Manjula Raghu said she volunteered to be one of the first to get the COVID-19 vaccine after her manager asked who wanted an injection. Raghu supervises about 200 domestic workers at Legacy Emanuel and Randall Children’s Hospital and said she wanted to show them the vaccine is safe.
Raghu, 65, said she also wanted to get a vaccine as soon as possible to better protect her husband, who she says received a heart transplant 21 years ago and is now very ill.
“If he gets it, he’ll never come back,” Raghu said.
Allen, the director of the Oregon Health Authority, said the pandemic has been responsible for a devastating 9 1/2 months.
Since the first Oregon case was diagnosed 292 days ago, Oregon has identified about 97,600 more and 1,262 people had died on Wednesday. On April 1, the Institute of Health Metrics and Evaluation at the University of Washington expects the death toll in the state to more than quadruple – to about 5,100, even with a “rapid rollout of vaccines.”
It is expected to take until April, May or June for most of the general population to have access to the vaccine.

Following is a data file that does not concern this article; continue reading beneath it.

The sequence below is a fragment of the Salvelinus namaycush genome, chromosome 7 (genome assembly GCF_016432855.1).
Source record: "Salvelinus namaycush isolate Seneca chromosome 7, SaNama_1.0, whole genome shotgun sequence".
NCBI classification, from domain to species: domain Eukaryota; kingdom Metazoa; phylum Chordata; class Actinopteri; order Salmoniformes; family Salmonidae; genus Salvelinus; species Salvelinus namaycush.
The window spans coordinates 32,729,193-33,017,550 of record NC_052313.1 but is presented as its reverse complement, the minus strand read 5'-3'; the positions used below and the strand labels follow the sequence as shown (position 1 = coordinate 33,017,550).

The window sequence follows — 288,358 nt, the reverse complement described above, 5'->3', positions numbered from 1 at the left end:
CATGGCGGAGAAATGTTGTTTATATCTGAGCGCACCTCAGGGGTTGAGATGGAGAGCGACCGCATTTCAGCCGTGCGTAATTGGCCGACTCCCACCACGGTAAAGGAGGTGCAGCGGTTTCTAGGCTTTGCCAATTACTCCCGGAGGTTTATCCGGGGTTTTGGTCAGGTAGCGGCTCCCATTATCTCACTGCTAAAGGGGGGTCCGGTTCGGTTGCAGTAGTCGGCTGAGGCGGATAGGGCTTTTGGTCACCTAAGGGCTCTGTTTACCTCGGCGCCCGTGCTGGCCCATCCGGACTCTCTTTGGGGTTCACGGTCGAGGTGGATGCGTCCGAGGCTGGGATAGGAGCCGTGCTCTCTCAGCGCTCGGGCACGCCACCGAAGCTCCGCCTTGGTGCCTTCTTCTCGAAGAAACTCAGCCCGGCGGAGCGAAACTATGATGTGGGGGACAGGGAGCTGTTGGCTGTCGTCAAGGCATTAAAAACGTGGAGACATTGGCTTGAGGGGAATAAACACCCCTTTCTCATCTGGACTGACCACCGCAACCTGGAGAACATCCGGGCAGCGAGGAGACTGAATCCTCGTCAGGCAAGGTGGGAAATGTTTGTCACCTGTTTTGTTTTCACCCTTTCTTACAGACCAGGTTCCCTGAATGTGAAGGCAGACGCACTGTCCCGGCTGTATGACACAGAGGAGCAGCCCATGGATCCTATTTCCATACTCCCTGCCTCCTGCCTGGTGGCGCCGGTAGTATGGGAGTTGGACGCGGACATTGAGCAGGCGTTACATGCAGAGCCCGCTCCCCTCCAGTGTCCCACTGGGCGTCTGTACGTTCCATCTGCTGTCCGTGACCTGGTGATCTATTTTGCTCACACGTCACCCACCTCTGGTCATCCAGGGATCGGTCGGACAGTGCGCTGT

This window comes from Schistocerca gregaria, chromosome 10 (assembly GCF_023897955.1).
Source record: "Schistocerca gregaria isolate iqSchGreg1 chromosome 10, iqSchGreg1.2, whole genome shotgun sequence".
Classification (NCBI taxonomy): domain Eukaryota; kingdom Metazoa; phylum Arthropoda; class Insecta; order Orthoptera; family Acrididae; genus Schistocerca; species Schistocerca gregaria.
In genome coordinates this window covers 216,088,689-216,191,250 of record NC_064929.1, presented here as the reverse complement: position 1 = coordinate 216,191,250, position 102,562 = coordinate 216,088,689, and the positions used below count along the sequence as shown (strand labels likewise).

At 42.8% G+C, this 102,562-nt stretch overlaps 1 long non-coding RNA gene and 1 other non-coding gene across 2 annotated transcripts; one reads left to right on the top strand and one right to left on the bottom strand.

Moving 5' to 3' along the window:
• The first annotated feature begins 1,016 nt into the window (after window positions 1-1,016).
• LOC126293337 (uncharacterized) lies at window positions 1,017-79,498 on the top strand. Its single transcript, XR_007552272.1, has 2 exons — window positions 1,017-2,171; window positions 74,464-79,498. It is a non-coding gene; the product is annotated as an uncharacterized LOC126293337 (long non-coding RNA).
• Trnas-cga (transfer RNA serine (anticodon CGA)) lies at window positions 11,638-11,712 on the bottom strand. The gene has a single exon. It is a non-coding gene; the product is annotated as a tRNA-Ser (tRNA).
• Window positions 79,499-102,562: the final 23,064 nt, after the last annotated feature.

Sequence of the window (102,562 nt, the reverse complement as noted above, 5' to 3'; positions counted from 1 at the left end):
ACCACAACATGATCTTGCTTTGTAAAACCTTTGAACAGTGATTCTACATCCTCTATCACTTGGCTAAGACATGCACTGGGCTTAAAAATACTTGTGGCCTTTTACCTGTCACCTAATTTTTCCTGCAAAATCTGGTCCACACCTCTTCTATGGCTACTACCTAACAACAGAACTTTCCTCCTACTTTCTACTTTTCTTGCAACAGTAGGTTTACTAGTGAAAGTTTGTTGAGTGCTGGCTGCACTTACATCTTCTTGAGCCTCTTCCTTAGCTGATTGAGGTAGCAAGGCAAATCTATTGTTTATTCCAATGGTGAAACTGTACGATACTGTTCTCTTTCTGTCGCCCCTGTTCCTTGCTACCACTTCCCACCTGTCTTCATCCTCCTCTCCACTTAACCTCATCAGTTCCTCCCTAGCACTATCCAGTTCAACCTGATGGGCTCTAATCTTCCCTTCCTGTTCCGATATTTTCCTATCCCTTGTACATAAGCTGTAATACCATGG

The mood at Wednesday morning’s vaccination event at Legacy Emanuel was marked by a seesaw of anticipation, fear, focus and joy.
Kelley Callais was one of five health professionals responsible for shooting the historic footage at the facility.
Four syringes lay parallel to each other on the table in front of her, next to a container with two purple caps of the COVID-19 vaccine and three pink caps of a liquid to dilute the vaccine.
She held a vial of vaccine in her left hand and gently pulled out 0.3 milliliters of liquid with her right hand.
“I just wanted to do it right,” Callais said in an interview after the vaccination event.
After quite an hour of preparation, the twenty or so people in the room were silent awaiting the shots. At the end of the spokesman’s countdown, the injections went in.
Callais jumped and pumped her fist in the air after injecting the vaccine into the left upper arm of her assigned employee, an emergency room nurse.
That nurse, Jamie Carlson, stared straight ahead, then lifted her other arm in a gesture of victory and clapped.
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– Aimee Green; [email protected]; @Oh_Amee